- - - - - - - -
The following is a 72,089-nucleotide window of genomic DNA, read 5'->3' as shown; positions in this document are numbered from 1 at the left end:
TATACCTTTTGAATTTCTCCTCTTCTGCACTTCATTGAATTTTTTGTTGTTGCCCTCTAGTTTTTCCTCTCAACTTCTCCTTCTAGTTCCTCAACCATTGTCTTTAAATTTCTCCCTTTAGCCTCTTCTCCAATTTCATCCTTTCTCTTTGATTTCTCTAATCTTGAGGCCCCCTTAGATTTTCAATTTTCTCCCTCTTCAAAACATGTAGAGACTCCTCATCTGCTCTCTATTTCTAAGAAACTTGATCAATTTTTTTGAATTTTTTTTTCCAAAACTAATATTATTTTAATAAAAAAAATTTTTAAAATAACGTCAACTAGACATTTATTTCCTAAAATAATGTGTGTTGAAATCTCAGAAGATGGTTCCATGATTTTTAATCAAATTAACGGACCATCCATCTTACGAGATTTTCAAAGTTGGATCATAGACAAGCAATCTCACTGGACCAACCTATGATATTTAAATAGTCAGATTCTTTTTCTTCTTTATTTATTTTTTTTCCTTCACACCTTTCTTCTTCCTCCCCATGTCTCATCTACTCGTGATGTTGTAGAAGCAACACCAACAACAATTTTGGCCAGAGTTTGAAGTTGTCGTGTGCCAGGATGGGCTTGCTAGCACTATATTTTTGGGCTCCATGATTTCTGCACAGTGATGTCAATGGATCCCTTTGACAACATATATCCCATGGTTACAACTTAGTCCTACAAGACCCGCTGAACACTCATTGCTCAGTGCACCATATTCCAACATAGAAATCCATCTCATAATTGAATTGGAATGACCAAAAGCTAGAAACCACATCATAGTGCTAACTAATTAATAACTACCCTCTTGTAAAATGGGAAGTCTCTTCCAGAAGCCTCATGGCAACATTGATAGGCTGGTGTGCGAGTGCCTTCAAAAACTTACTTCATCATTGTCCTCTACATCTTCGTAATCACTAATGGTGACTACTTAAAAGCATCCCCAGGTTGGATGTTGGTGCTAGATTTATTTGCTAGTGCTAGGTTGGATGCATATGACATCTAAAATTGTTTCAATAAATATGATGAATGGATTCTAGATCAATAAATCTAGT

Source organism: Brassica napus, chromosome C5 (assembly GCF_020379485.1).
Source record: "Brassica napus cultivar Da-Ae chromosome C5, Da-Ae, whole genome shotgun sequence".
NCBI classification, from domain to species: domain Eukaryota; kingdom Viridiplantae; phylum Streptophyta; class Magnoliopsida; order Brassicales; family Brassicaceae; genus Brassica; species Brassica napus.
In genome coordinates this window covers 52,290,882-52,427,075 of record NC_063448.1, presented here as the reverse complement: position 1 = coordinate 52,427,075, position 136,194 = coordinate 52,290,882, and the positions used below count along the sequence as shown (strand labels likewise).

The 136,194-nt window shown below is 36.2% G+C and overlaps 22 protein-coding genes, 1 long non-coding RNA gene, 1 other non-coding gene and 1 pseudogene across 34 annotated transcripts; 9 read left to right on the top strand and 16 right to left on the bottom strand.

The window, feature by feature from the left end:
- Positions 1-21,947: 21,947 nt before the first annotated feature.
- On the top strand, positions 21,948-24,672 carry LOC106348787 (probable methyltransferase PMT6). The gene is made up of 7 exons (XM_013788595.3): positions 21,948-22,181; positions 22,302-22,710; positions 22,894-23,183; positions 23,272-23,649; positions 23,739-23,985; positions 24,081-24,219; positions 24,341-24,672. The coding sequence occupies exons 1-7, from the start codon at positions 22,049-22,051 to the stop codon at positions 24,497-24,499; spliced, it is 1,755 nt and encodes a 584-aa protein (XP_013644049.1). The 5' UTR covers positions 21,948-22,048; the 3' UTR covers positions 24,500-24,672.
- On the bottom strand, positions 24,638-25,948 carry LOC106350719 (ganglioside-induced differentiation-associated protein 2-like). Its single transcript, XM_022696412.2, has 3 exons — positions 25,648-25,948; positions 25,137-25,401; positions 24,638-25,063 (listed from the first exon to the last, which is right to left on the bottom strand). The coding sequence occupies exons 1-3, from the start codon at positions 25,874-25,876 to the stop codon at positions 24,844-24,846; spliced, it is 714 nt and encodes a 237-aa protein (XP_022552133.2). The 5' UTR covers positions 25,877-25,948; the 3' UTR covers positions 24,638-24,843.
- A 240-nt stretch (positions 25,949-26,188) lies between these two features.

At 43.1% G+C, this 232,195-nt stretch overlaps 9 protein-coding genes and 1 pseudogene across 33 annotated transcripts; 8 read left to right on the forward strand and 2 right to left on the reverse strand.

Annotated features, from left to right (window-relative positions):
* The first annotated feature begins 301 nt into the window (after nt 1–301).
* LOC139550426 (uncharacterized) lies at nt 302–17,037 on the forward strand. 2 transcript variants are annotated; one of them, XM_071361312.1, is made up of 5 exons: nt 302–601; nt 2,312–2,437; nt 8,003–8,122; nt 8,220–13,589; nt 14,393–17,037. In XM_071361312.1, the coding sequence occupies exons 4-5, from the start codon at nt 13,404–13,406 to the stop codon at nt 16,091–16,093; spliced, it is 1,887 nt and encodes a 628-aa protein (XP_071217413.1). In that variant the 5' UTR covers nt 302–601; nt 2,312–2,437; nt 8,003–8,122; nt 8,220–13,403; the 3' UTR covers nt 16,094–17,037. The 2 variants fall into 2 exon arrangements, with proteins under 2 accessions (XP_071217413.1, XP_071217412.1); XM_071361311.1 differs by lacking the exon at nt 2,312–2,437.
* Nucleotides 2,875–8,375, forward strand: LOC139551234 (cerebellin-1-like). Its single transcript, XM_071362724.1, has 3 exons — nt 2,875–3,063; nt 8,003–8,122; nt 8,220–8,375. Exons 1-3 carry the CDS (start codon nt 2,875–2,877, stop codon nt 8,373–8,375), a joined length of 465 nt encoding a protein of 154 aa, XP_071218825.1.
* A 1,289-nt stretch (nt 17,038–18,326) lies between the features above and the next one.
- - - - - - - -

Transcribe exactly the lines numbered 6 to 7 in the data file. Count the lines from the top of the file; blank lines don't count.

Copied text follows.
In genome coordinates this window covers 52,290,882-52,427,075 of record NC_063448.1, presented here as the reverse complement: position 1 = coordinate 52,427,075, position 136,194 = coordinate 52,290,882, and the positions used below count along the sequence as shown (strand labels likewise).

The 136,194-nt window shown below is 36.2% G+C and overlaps 22 protein-coding genes, 1 long non-coding RNA gene, 1 other non-coding gene and 1 pseudogene across 34 annotated transcripts; 9 read left to right on the top strand and 16 right to left on the bottom strand.